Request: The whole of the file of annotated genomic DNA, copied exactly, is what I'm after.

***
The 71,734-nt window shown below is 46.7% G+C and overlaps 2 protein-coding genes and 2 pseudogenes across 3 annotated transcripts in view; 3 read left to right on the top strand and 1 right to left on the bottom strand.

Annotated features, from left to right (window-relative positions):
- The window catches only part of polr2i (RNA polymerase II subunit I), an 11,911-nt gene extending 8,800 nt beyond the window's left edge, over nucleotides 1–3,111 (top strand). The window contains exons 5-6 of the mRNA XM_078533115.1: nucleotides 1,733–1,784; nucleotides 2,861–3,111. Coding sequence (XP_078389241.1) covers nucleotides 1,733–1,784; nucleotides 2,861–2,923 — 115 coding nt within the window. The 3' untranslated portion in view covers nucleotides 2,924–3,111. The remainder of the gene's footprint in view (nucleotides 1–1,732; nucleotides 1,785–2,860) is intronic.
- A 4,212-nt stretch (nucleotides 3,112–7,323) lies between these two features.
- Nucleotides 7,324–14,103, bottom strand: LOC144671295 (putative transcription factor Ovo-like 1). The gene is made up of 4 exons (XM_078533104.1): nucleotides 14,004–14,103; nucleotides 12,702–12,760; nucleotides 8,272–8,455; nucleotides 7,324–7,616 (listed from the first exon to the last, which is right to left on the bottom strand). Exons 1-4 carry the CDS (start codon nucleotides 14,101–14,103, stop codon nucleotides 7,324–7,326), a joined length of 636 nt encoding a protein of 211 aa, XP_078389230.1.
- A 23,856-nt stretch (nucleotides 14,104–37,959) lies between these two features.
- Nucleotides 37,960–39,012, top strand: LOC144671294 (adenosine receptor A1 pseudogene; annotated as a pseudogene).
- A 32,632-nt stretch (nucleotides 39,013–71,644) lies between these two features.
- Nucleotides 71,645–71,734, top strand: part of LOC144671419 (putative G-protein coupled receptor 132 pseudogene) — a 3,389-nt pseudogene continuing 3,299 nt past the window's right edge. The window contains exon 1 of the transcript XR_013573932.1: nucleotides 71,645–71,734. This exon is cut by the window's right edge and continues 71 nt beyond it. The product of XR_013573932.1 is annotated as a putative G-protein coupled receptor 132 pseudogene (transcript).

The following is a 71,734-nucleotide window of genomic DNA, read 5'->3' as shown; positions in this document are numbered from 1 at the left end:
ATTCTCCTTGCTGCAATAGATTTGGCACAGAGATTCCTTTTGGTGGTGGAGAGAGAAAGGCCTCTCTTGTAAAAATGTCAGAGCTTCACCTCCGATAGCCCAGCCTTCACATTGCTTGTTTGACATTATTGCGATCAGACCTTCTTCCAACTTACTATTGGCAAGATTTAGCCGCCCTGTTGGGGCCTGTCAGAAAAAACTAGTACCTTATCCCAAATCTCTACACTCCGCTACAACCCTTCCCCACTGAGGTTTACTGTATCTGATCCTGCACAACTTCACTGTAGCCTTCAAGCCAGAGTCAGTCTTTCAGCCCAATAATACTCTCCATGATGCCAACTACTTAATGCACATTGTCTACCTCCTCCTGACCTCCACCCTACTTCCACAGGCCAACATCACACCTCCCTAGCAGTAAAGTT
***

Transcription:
The 71,734-nt window shown below is 46.7% G+C and overlaps 2 protein-coding genes and 2 pseudogenes across 3 annotated transcripts in view; 3 read left to right on the top strand and 1 right to left on the bottom strand.

Annotated features, from left to right (window-relative positions):
- The window catches only part of polr2i (RNA polymerase II subunit I), an 11,911-nt gene extending 8,800 nt beyond the window's left edge, over nucleotides 1–3,111 (top strand). The window contains exons 5-6 of the mRNA XM_078533115.1: nucleotides 1,733–1,784; nucleotides 2,861–3,111. Coding sequence (XP_078389241.1) covers nucleotides 1,733–1,784; nucleotides 2,861–2,923 — 115 coding nt within the window. The 3' untranslated portion in view covers nucleotides 2,924–3,111. The remainder of the gene's footprint in view (nucleotides 1–1,732; nucleotides 1,785–2,860) is intronic.
- A 4,212-nt stretch (nucleotides 3,112–7,323) lies between these two features.
- Nucleotides 7,324–14,103, bottom strand: LOC144671295 (putative transcription factor Ovo-like 1). The gene is made up of 4 exons (XM_078533104.1): nucleotides 14,004–14,103; nucleotides 12,702–12,760; nucleotides 8,272–8,455; nucleotides 7,324–7,616 (listed from the first exon to the last, which is right to left on the bottom strand). Exons 1-4 carry the CDS (start codon nucleotides 14,101–14,103, stop codon nucleotides 7,324–7,326), a joined length of 636 nt encoding a protein of 211 aa, XP_078389230.1.
- A 23,856-nt stretch (nucleotides 14,104–37,959) lies between these two features.
- Nucleotides 37,960–39,012, top strand: LOC144671294 (adenosine receptor A1 pseudogene; annotated as a pseudogene).
- A 32,632-nt stretch (nucleotides 39,013–71,644) lies between these two features.
- Nucleotides 71,645–71,734, top strand: part of LOC144671419 (putative G-protein coupled receptor 132 pseudogene) — a 3,389-nt pseudogene continuing 3,299 nt past the window's right edge. The window contains exon 1 of the transcript XR_013573932.1: nucleotides 71,645–71,734. This exon is cut by the window's right edge and continues 71 nt beyond it. The product of XR_013573932.1 is annotated as a putative G-protein coupled receptor 132 pseudogene (transcript).

The following is a 71,734-nucleotide window of genomic DNA, read 5'->3' as shown; positions in this document are numbered from 1 at the left end:
ATTCTCCTTGCTGCAATAGATTTGGCACAGAGATTCCTTTTGGTGGTGGAGAGAGAAAGGCCTCTCTTGTAAAAATGTCAGAGCTTCACCTCCGATAGCCCAGCCTTCACATTGCTTGTTTGACATTATTGCGATCAGACCTTCTTCCAACTTACTATTGGCAAGATTTAGCCGCCCTGTTGGGGCCTGTCAGAAAAAACTAGTACCTTATCCCAAATCTCTACACTCCGCTACAACCCTTCCCCACTGAGGTTTACTGTATCTGATCCTGCACAACTTCACTGTAGCCTTCAAGCCAGAGTCAGTCTTTCAGCCCAATAATACTCTCCATGATGCCAACTACTTAATGCACATTGTCTACCTCCTCCTGACCTCCACCCTACTTCCACAGGCCAACATCACACCTCCCTAGCAGTAAAGTT